(a) The course was taken with high school students, if the academic level of the course exceeds the requirements for seventh and eighth grade classes, and the student has successfully passed by completing the same course requirements and examinations as the high school students enrolled in the class; or

(b) The academic level of the course exceeds the requirements for seventh and eighth grade classes and the course would qualify for high school credit, because the course is similar or equivalent to a course offered at a high school in the district as determined by the school district board of directors.

(5) Students who have taken and successfully completed high school courses under the circumstances in subsection (4) of this section shall not be required to take an additional competency examination or perform any other additional assignment to receive credit.

ParentofThree said...

So if my child takes Algebra 1, using the Discovery Math book and finishes the book in 8th grade, then highschool credit should be awarded? But I have to ask the board for approval? How exactly do you do that?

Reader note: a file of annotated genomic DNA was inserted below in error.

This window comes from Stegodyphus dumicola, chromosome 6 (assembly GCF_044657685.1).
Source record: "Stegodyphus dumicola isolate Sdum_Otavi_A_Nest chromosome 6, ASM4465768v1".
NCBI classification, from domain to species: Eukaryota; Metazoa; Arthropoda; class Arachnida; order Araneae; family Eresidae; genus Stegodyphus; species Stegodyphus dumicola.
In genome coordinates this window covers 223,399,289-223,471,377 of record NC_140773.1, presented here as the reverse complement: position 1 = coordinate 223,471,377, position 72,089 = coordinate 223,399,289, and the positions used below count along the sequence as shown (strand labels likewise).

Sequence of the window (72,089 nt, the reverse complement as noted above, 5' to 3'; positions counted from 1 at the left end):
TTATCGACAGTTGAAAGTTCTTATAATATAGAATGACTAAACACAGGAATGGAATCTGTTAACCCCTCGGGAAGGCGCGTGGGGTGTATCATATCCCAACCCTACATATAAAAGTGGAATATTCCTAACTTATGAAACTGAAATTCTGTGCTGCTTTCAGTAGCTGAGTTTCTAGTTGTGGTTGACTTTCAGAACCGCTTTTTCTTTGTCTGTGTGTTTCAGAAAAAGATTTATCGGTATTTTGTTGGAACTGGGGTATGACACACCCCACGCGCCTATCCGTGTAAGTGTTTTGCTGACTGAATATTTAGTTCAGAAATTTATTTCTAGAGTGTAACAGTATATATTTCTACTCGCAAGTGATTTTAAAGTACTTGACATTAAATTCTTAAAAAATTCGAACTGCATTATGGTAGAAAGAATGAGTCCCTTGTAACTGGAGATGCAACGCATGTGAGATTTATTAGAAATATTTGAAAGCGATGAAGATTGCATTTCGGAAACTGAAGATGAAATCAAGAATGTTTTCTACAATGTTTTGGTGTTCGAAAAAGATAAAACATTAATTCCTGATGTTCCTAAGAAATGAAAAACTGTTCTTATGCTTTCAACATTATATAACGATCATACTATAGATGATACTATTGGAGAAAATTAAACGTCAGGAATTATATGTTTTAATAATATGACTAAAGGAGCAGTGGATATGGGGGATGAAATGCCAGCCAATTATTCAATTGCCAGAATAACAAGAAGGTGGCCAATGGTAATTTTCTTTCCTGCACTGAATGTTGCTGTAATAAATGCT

Charlie Mas said...

You should write a letter to the Board requesting the credit. Here's a template you can follow:

=-=-=-=-=-=-=-=-=-=-=-=

Board of Directors
Attn: Michael DeBell, School Board President
2445 Third Avenue South
Mail Stop: 11-010
PO BOX 34165
Seattle, WA 98124-1165

Members of the Board,

I hereby petition the Board, in accordance with RCW 28A.230.090 and Board Policy D15.00, for one year of high school credit for the [name of class] class my [son/daughter/ward], [child's name here], took in middle school.